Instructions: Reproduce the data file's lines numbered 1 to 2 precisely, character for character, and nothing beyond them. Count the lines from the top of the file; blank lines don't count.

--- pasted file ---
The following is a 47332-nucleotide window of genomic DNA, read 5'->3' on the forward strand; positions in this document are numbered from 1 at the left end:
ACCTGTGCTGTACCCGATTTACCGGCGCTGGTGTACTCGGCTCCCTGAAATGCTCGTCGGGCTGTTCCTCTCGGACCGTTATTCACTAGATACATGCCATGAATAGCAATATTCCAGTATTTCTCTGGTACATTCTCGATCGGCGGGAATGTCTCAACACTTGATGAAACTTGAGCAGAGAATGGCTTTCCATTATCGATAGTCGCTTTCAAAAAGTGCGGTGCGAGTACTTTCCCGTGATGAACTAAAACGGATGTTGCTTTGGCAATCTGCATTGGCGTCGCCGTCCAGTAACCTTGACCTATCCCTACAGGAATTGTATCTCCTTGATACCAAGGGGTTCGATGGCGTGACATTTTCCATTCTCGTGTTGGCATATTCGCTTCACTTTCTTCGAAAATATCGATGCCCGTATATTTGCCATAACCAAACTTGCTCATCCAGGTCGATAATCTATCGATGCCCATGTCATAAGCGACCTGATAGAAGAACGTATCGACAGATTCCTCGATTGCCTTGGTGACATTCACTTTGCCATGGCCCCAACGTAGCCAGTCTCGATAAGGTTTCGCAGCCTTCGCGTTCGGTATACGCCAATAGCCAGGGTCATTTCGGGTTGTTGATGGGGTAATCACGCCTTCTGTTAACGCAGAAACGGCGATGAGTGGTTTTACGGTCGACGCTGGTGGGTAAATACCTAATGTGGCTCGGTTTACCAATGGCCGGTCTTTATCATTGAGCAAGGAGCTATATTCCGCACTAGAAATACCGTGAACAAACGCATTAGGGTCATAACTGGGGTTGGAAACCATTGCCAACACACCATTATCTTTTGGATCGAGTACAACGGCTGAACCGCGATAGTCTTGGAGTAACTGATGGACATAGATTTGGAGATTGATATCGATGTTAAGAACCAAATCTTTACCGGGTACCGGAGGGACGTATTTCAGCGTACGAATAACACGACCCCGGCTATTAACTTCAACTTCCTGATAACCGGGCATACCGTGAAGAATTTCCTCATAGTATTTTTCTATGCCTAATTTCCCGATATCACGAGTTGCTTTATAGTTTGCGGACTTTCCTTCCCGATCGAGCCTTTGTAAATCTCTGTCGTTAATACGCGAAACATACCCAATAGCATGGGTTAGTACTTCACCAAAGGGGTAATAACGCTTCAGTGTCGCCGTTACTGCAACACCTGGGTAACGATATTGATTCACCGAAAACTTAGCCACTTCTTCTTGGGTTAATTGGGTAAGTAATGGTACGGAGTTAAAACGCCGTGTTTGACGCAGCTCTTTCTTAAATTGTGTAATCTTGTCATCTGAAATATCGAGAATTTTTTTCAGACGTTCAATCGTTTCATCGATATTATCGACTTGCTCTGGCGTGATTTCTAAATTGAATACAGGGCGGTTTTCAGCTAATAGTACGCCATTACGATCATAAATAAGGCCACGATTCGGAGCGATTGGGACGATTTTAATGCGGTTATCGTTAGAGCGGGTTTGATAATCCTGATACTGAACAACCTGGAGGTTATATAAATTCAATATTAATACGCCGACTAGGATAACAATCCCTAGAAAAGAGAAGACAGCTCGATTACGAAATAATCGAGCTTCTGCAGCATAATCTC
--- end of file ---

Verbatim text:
The following is a 47332-nucleotide window of genomic DNA, read 5'->3' on the forward strand; positions in this document are numbered from 1 at the left end:
ACCTGTGCTGTACCCGATTTACCGGCGCTGGTGTACTCGGCTCCCTGAAATGCTCGTCGGGCTGTTCCTCTCGGACCGTTATTCACTAGATACATGCCATGAATAGCAATATTCCAGTATTTCTCTGGTACATTCTCGATCGGCGGGAATGTCTCAACACTTGATGAAACTTGAGCAGAGAATGGCTTTCCATTATCGATAGTCGCTTTCAAAAAGTGCGGTGCGAGTACTTTCCCGTGATGAACTAAAACGGATGTTGCTTTGGCAATCTGCATTGGCGTCGCCGTCCAGTAACCTTGACCTATCCCTACAGGAATTGTATCTCCTTGATACCAAGGGGTTCGATGGCGTGACATTTTCCATTCTCGTGTTGGCATATTCGCTTCACTTTCTTCGAAAATATCGATGCCCGTATATTTGCCATAACCAAACTTGCTCATCCAGGTCGATAATCTATCGATGCCCATGTCATAAGCGACCTGATAGAAGAACGTATCGACAGATTCCTCGATTGCCTTGGTGACATTCACTTTGCCATGGCCCCAACGTAGCCAGTCTCGATAAGGTTTCGCAGCCTTCGCGTTCGGTATACGCCAATAGCCAGGGTCATTTCGGGTTGTTGATGGGGTAATCACGCCTTCTGTTAACGCAGAAACGGCGATGAGTGGTTTTACGGTCGACGCTGGTGGGTAAATACCTAATGTGGCTCGGTTTACCAATGGCCGGTCTTTATCATTGAGCAAGGAGCTATATTCCGCACTAGAAATACCGTGAACAAACGCATTAGGGTCATAACTGGGGTTGGAAACCATTGCCAACACACCATTATCTTTTGGATCGAGTACAACGGCTGAACCGCGATAGTCTTGGAGTAACTGATGGACATAGATTTGGAGATTGATATCGATGTTAAGAACCAAATCTTTACCGGGTACCGGAGGGACGTATTTCAGCGTACGAATAACACGACCCCGGCTATTAACTTCAACTTCCTGATAACCGGGCATACCGTGAAGAATTTCCTCATAGTATTTTTCTATGCCTAATTTCCCGATATCACGAGTTGCTTTATAGTTTGCGGACTTTCCTTCCCGATCGAGCCTTTGTAAATCTCTGTCGTTAATACGCGAAACATACCCAATAGCATGGGTTAGTACTTCACCAAAGGGGTAATAACGCTTCAGTGTCGCCGTTACTGCAACACCTGGGTAACGATATTGATTCACCGAAAACTTAGCCACTTCTTCTTGGGTTAATTGGGTAAGTAATGGTACGGAGTTAAAACGCCGTGTTTGACGCAGCTCTTTCTTAAATTGTGTAATCTTGTCATCTGAAATATCGAGAATTTTTTTCAGACGTTCAATCGTTTCATCGATATTATCGACTTGCTCTGGCGTGATTTCTAAATTGAATACAGGGCGGTTTTCAGCTAATAGTACGCCATTACGATCATAAATAAGGCCACGATTCGGAGCGATTGGGACGATTTTAATGCGGTTATCGTTAGAGCGGGTTTGATAATCCTGATACTGAACAACCTGGAGGTTATATAAATTCAATATTAATACGCCGACTAGGATAACAATCCCTAGAAAAGAGAAGACAGCTCGATTACGAAATAATCGAGCTTCTGCAGCATAATCTC